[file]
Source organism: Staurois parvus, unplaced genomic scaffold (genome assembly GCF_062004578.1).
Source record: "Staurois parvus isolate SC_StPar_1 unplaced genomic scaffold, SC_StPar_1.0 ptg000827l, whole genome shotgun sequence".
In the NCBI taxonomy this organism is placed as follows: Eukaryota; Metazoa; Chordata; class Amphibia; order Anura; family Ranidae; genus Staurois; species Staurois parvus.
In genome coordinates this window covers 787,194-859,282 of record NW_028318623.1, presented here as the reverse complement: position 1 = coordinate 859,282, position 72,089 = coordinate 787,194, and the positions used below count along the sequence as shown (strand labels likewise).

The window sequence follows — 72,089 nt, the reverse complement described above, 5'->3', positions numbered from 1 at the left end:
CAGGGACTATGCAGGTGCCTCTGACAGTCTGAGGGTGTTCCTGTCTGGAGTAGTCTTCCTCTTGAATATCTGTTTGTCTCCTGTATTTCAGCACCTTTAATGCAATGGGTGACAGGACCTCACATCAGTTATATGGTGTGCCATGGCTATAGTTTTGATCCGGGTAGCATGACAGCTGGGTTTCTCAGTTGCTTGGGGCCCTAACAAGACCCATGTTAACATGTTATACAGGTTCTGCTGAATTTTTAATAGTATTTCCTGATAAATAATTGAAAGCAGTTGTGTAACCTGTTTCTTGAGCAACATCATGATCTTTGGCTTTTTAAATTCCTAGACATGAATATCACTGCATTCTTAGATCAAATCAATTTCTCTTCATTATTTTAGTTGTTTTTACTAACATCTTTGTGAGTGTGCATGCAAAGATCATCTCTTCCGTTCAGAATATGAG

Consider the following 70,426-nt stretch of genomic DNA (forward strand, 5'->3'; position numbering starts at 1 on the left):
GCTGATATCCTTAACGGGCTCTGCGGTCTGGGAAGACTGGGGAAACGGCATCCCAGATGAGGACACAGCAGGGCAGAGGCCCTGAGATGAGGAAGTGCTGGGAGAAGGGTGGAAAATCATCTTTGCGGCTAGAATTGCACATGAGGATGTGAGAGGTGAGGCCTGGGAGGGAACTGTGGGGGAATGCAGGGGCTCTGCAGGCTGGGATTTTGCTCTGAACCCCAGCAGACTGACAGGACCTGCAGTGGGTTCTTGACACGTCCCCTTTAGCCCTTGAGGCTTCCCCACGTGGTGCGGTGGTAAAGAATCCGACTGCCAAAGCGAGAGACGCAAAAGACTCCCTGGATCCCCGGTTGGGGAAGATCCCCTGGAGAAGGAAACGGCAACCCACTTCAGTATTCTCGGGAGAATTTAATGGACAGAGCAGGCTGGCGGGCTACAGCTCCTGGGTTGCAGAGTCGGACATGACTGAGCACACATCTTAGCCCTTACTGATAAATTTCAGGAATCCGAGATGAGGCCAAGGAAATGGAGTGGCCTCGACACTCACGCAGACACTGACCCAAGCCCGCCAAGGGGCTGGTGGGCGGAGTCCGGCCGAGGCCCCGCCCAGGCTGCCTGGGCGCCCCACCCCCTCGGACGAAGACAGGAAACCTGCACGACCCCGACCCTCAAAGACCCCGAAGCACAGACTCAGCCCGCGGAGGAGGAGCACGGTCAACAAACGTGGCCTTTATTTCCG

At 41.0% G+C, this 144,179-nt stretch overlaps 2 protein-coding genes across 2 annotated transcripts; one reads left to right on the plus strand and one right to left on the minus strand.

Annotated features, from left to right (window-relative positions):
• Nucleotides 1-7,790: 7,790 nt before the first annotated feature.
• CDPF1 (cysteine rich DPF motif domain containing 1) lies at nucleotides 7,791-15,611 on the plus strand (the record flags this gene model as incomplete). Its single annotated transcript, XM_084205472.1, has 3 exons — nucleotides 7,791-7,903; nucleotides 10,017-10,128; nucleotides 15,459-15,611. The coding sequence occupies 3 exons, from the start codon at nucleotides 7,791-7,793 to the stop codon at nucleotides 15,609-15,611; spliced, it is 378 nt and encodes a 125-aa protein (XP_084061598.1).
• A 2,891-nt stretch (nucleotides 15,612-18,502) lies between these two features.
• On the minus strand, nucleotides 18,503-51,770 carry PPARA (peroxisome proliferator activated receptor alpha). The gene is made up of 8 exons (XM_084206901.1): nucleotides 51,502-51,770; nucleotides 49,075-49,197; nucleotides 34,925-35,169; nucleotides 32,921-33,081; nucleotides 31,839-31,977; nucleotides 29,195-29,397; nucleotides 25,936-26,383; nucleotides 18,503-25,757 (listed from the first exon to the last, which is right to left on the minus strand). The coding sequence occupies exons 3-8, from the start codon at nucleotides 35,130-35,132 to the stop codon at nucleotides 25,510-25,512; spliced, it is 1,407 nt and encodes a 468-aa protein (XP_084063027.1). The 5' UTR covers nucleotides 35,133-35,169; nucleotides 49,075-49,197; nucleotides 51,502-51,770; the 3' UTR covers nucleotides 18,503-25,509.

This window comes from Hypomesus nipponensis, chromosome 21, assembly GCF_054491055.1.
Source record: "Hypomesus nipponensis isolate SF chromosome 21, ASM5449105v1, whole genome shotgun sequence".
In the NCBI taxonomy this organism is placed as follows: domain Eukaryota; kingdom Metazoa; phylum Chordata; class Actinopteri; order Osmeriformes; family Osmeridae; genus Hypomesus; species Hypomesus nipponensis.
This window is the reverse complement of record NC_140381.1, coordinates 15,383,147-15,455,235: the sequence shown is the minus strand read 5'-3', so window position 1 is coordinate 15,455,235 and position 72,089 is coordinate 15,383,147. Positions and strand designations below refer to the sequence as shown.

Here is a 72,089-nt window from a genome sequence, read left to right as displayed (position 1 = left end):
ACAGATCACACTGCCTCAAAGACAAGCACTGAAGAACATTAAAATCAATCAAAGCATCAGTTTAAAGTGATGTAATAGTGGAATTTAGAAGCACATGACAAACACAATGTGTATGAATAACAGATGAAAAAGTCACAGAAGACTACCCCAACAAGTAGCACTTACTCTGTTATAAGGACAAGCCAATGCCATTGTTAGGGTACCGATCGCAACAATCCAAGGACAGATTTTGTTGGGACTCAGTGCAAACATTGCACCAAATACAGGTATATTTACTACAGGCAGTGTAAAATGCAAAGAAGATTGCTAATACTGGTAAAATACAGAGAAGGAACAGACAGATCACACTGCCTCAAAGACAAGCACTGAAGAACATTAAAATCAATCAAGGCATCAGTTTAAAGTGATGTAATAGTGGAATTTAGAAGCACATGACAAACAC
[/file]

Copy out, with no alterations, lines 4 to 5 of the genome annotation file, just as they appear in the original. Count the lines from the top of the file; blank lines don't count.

In genome coordinates this window covers 787,194-859,282 of record NW_028318623.1, presented here as the reverse complement: position 1 = coordinate 859,282, position 72,089 = coordinate 787,194, and the positions used below count along the sequence as shown (strand labels likewise).

The window sequence follows — 72,089 nt, the reverse complement described above, 5'->3', positions numbered from 1 at the left end: